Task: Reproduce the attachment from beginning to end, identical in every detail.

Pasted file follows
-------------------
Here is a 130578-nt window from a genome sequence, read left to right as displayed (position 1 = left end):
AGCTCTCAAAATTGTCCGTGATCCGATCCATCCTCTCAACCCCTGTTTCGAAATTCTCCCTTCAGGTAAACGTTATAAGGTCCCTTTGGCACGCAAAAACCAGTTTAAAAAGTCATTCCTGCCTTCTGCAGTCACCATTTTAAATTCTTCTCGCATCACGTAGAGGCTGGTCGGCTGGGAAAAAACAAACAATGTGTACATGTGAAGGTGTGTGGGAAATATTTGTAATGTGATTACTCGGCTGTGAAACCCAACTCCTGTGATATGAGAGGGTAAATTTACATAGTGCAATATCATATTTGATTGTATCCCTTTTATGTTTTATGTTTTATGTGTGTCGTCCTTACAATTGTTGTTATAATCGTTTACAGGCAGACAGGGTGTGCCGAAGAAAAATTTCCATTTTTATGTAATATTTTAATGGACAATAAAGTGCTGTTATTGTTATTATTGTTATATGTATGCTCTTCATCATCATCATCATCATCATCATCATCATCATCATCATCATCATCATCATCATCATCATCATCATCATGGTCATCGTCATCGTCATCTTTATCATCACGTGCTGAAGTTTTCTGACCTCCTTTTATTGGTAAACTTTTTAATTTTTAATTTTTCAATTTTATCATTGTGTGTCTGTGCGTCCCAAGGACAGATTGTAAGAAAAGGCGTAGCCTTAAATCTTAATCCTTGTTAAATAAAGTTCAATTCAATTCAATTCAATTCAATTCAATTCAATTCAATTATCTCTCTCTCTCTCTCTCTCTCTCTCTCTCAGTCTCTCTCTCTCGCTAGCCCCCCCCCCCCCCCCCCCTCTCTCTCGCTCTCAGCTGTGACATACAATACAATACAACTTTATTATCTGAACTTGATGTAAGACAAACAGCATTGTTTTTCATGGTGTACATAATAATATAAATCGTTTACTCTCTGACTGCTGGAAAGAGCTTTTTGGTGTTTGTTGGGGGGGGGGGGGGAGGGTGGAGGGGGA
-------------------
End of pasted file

Here is a 130578-nt window from a genome sequence, read left to right as displayed (position 1 = left end):
AGCTCTCAAAATTGTCCGTGATCCGATCCATCCTCTCAACCCCTGTTTCGAAATTCTCCCTTCAGGTAAACGTTATAAGGTCCCTTTGGCACGCAAAAACCAGTTTAAAAAGTCATTCCTGCCTTCTGCAGTCACCATTTTAAATTCTTCTCGCATCACGTAGAGGCTGGTCGGCTGGGAAAAAACAAACAATGTGTACATGTGAAGGTGTGTGGGAAATATTTGTAATGTGATTACTCGGCTGTGAAACCCAACTCCTGTGATATGAGAGGGTAAATTTACATAGTGCAATATCATATTTGATTGTATCCCTTTTATGTTTTATGTTTTATGTGTGTCGTCCTTACAATTGTTGTTATAATCGTTTACAGGCAGACAGGGTGTGCCGAAGAAAAATTTCCATTTTTATGTAATATTTTAATGGACAATAAAGTGCTGTTATTGTTATTATTGTTATATGTATGCTCTTCATCATCATCATCATCATCATCATCATCATCATCATCATCATCATCATCATCATCATCATCATCATCATGGTCATCGTCATCGTCATCTTTATCATCACGTGCTGAAGTTTTCTGACCTCCTTTTATTGGTAAACTTTTTAATTTTTAATTTTTCAATTTTATCATTGTGTGTCTGTGCGTCCCAAGGACAGATTGTAAGAAAAGGCGTAGCCTTAAATCTTAATCCTTGTTAAATAAAGTTCAATTCAATTCAATTCAATTCAATTCAATTCAATTCAATTATCTCTCTCTCTCTCTCTCTCTCTCTCTCTCAGTCTCTCTCTCTCGCTAGCCCCCCCCCCCCCCCCCCCTCTCTCTCGCTCTCAGCTGTGACATACAATACAATACAACTTTATTATCTGAACTTGATGTAAGACAAACAGCATTGTTTTTCATGGTGTACATAATAATATAAATCGTTTACTCTCTGACTGCTGGAAAGAGCTTTTTGGTGTTTGTTGGGGGGGGGGGGGGAGGGTGGAGGGGGA